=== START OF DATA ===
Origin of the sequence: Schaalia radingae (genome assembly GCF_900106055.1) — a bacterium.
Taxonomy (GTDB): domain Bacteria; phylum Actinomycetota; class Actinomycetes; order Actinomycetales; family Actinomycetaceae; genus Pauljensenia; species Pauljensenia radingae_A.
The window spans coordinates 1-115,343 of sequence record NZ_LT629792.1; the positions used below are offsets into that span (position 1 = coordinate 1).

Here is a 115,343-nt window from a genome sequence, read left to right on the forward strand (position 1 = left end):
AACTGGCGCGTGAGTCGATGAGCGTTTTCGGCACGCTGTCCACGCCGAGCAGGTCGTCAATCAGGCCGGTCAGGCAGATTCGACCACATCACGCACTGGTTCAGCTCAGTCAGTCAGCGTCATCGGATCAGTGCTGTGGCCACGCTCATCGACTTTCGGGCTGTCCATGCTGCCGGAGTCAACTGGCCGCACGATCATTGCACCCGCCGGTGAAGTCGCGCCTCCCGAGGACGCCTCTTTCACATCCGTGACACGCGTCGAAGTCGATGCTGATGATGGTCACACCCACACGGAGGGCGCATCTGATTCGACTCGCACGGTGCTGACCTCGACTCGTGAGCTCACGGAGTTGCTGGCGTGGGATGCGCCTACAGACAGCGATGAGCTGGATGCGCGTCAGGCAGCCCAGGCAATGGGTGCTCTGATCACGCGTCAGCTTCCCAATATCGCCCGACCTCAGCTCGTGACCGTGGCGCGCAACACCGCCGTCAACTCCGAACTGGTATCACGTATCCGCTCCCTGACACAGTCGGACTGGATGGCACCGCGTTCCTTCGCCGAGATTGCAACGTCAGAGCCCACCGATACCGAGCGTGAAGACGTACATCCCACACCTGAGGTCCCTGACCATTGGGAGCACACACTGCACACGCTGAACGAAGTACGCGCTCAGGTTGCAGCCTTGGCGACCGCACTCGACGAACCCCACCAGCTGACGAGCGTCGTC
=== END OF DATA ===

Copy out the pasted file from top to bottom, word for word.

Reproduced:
Origin of the sequence: Schaalia radingae (genome assembly GCF_900106055.1) — a bacterium.
Taxonomy (GTDB): domain Bacteria; phylum Actinomycetota; class Actinomycetes; order Actinomycetales; family Actinomycetaceae; genus Pauljensenia; species Pauljensenia radingae_A.
The window spans coordinates 1-115,343 of sequence record NZ_LT629792.1; the positions used below are offsets into that span (position 1 = coordinate 1).

Here is a 115,343-nt window from a genome sequence, read left to right on the forward strand (position 1 = left end):
AACTGGCGCGTGAGTCGATGAGCGTTTTCGGCACGCTGTCCACGCCGAGCAGGTCGTCAATCAGGCCGGTCAGGCAGATTCGACCACATCACGCACTGGTTCAGCTCAGTCAGTCAGCGTCATCGGATCAGTGCTGTGGCCACGCTCATCGACTTTCGGGCTGTCCATGCTGCCGGAGTCAACTGGCCGCACGATCATTGCACCCGCCGGTGAAGTCGCGCCTCCCGAGGACGCCTCTTTCACATCCGTGACACGCGTCGAAGTCGATGCTGATGATGGTCACACCCACACGGAGGGCGCATCTGATTCGACTCGCACGGTGCTGACCTCGACTCGTGAGCTCACGGAGTTGCTGGCGTGGGATGCGCCTACAGACAGCGATGAGCTGGATGCGCGTCAGGCAGCCCAGGCAATGGGTGCTCTGATCACGCGTCAGCTTCCCAATATCGCCCGACCTCAGCTCGTGACCGTGGCGCGCAACACCGCCGTCAACTCCGAACTGGTATCACGTATCCGCTCCCTGACACAGTCGGACTGGATGGCACCGCGTTCCTTCGCCGAGATTGCAACGTCAGAGCCCACCGATACCGAGCGTGAAGACGTACATCCCACACCTGAGGTCCCTGACCATTGGGAGCACACACTGCACACGCTGAACGAAGTACGCGCTCAGGTTGCAGCCTTGGCGACCGCACTCGACGAACCCCACCAGCTGACGAGCGTCGTC